Alana Valentine takes on generations of Sydney-siders in her new family drama at Belvoir
The Sydney suburb of Pyrmont has worn many faces in its time: pre-invasion, it was Pirrama, home to the Gadigal people of the Eora Nation, whose population was devastated by a smallpox epidemic in 1789. Post-invasion, now called Pyrmont after a natural spring in Germany, it was an industrial hot-spot, a working-class and below-poverty-line suburb. But beginning in the 1990s, it’s settled into a new identity; one that’s gentrified, expensive and upper-middle-class.
That’s where we begin The Sugar House – a new play by Alana Valentine – in a fashionable Pyrmont building with cultural-heritage-chic features. It used to be a CSR sugar refinery, a real estate agent explains, but Narelle (Sheridan Harbridge) already knows this. She convinces the real estate agent to leave her in the apartment she’s inspecting, and it’s clear that the place is meaningful to her.
Suddenly, we find out why. Suddenly, Narelle is eight years old again, following her grandfather Sidney (Lex Marinos) around the refinery, where he works as a fitter and turner. The play melts into memory, and we melt with it into the life and times of the Macreadie family. It’s headed up by Sidney and his steely, indomitable wife June (Kris McQuade). Narelle is their dear love and great hope; she might have a chance at climbing the class ladder.
It’s too late for their own children to get out of Pyrmont – something June has told her daughter Margo (Sacha Horler) in as many words. Margo is rightfully bitter because she is stymied, often, by class and circumstance – can she have the luxury of leaving her husband when she has Narelle and her own means of survival to think about?
She’s also never been the favourite. That’s Ollie (Josh McConville), Margo’s brother, a rascal with a rakish smile and bright, adventurous new girlfriend (Nikki Shiels). But when the cops show up on June's doorstep looking for Ollie, something old and patched-over in June breaks open again, and the family is set on a new, unstoppable course.
Moving through time from 2007 to 1966, 1985, and back again, The Sugar House is an Australian saga of family, legacy and our unique national inequities; it’s about power and how difficult it is to obtain that power when you’re born without it. It’s about cycles of poverty, Sydney’s long relationship with corruption and crime, and the cruelties within the prison system. It addresses how intergenerational shame plays into very personal questions about identity and belonging.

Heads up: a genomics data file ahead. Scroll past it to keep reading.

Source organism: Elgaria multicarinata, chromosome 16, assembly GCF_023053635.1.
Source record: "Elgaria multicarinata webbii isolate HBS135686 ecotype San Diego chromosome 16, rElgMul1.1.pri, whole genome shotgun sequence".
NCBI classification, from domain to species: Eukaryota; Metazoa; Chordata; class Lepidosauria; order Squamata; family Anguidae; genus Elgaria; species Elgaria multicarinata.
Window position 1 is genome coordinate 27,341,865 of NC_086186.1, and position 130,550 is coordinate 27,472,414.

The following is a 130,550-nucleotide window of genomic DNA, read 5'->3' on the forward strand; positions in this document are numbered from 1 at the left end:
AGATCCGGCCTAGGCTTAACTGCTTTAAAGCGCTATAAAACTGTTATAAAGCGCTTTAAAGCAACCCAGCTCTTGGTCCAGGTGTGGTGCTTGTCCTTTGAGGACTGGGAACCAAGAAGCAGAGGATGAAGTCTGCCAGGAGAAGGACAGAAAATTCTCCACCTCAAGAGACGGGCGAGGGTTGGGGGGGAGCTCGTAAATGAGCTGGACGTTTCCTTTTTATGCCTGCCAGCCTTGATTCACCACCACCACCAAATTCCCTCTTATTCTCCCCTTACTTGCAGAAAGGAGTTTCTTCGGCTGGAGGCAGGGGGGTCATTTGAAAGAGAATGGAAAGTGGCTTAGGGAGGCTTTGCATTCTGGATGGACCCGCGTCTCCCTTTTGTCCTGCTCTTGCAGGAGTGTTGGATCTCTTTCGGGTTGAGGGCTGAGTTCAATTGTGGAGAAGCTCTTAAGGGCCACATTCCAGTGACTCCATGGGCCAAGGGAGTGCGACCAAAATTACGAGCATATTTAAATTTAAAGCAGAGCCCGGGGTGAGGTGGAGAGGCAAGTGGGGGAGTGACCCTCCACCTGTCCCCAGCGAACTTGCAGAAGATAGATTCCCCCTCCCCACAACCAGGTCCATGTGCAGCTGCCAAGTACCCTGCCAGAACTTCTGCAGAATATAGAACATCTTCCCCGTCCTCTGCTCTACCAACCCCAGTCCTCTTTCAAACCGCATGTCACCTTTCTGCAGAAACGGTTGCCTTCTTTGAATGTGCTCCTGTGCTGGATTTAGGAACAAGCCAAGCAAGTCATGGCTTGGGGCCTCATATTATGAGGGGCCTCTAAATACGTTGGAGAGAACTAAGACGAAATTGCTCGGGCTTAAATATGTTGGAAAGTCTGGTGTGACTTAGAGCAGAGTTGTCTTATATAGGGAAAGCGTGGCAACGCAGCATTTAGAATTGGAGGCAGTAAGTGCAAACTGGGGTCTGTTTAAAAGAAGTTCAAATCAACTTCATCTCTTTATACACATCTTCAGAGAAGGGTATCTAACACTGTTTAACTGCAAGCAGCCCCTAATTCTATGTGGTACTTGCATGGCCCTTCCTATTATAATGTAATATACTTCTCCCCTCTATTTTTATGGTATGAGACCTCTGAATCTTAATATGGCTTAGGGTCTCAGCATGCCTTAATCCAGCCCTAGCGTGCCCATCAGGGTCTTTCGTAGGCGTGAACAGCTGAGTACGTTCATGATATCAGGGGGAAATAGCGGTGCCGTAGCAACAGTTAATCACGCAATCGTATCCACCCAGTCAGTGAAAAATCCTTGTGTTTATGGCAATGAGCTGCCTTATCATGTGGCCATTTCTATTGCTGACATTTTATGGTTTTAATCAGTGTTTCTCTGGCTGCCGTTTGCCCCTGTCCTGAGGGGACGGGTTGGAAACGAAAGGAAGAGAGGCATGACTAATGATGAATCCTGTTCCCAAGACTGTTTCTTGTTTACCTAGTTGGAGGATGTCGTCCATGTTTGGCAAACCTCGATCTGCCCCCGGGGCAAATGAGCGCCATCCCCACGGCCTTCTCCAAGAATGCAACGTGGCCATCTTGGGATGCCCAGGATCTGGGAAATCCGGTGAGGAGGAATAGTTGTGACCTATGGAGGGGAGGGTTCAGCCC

For a play with such big conversations at its heart, it’s still a family story. This is a deeply-felt production that sits comfortably at the intersection of pragmatism and poignancy. Valentine’s characters aren’t overly sentimental but they have wells of emotion both tapped and untapped; they navigate their lives in ways you may recognise and re-interpret about your own family. It’s sprawling and generations-big but feels surprisingly intimate. In the audience, my mind kept flashing back to a perfect, vivid image of my grandmother’s garden, flanking either side of the front door to her home. It’s that kind of play – yours and not yours, about you and about everyone, about one family and about many Australian families.
The production is led by a grounded, quietly remarkable performance by Sheridan Harbridge as Narelle, who must move from playing a child to an adult and back again. She’s matched in strength and presence by McQuade’s June, a towering and complex matriarch. She’s loving, but she isn’t nice, and there’s whole aching worlds in this representation of a tough working-class woman. This is a play for women in all their differences, flaws and brilliance, and this cast more than rises to the challenge; Horler’s Margo is ferocious and lost and proud; Shiels’ Jenny travels a thoughtfully-rendered path over the years from carefree to steadfast. Marinos and McConville give fine performances, particularly McConville, but this story centres the women, and it is their space and the twinned, two-sided coin of June and Narelle, that supports this play from inside out.
Director Sarah Goodes brings sharp judgement to a play that proudly sprawls, curlicues of plot and suggestion spilling out from scenes and beyond, keeping us set on a path of no-bullshit Australiana with a side of love and justice. Michael Hankin’s set spans decades and place without effort and fuss (this play is the antithesis of fuss) and Damien Cooper’s lighting effortlessly captures the passage of time, Sydney sun, and deeper mood. Steve Francis’ music – and some singing from a very capable cast – threatens to push the production into naked emotionality, but when we do skirt up to that edge it feels earned.
Valentine, an essential Australian dramatist, writes the marginalised and oft-persecuted fringes of Australia into our dramatic canon with long-denied dignity and grace. The Sugar House is a gift of theatre; an exploration of who we were, who we are and who we wish we could be.